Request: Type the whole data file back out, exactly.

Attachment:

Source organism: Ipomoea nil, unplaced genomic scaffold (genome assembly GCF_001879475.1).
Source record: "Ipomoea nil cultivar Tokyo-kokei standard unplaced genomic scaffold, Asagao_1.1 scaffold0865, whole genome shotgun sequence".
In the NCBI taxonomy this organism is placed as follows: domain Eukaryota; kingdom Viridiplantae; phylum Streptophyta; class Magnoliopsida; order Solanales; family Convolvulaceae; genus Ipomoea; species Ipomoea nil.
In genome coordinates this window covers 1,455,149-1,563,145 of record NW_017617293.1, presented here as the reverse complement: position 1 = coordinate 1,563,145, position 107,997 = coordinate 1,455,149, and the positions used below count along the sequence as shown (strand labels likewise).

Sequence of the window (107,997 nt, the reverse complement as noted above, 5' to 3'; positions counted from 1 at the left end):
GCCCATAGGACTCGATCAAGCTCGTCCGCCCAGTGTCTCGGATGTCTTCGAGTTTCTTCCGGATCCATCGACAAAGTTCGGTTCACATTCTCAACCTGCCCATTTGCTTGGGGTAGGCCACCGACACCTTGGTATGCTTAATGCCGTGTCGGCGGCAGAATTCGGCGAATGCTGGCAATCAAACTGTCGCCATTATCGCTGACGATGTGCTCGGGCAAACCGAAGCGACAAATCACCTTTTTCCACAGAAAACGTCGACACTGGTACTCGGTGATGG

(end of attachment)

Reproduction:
Source organism: Ipomoea nil, unplaced genomic scaffold (genome assembly GCF_001879475.1).
Source record: "Ipomoea nil cultivar Tokyo-kokei standard unplaced genomic scaffold, Asagao_1.1 scaffold0865, whole genome shotgun sequence".
In the NCBI taxonomy this organism is placed as follows: domain Eukaryota; kingdom Viridiplantae; phylum Streptophyta; class Magnoliopsida; order Solanales; family Convolvulaceae; genus Ipomoea; species Ipomoea nil.
In genome coordinates this window covers 1,455,149-1,563,145 of record NW_017617293.1, presented here as the reverse complement: position 1 = coordinate 1,563,145, position 107,997 = coordinate 1,455,149, and the positions used below count along the sequence as shown (strand labels likewise).

Sequence of the window (107,997 nt, the reverse complement as noted above, 5' to 3'; positions counted from 1 at the left end):
GCCCATAGGACTCGATCAAGCTCGTCCGCCCAGTGTCTCGGATGTCTTCGAGTTTCTTCCGGATCCATCGACAAAGTTCGGTTCACATTCTCAACCTGCCCATTTGCTTGGGGTAGGCCACCGACACCTTGGTATGCTTAATGCCGTGTCGGCGGCAGAATTCGGCGAATGCTGGCAATCAAACTGTCGCCATTATCGCTGACGATGTGCTCGGGCAAACCGAAGCGACAAATCACCTTTTTCCACAGAAAACGTCGACACTGGTACTCGGTGATGG